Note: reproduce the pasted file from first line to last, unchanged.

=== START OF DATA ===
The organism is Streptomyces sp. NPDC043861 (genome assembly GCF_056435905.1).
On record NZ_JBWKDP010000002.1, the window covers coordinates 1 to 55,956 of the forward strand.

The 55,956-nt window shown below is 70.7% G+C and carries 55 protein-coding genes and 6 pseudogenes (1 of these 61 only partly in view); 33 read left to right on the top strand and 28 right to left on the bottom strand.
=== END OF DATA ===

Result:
The organism is Streptomyces sp. NPDC043861 (genome assembly GCF_056435905.1).
On record NZ_JBWKDP010000002.1, the window covers coordinates 1 to 55,956 of the forward strand.

The 55,956-nt window shown below is 70.7% G+C and carries 55 protein-coding genes and 6 pseudogenes (1 of these 61 only partly in view); 33 read left to right on the top strand and 28 right to left on the bottom strand.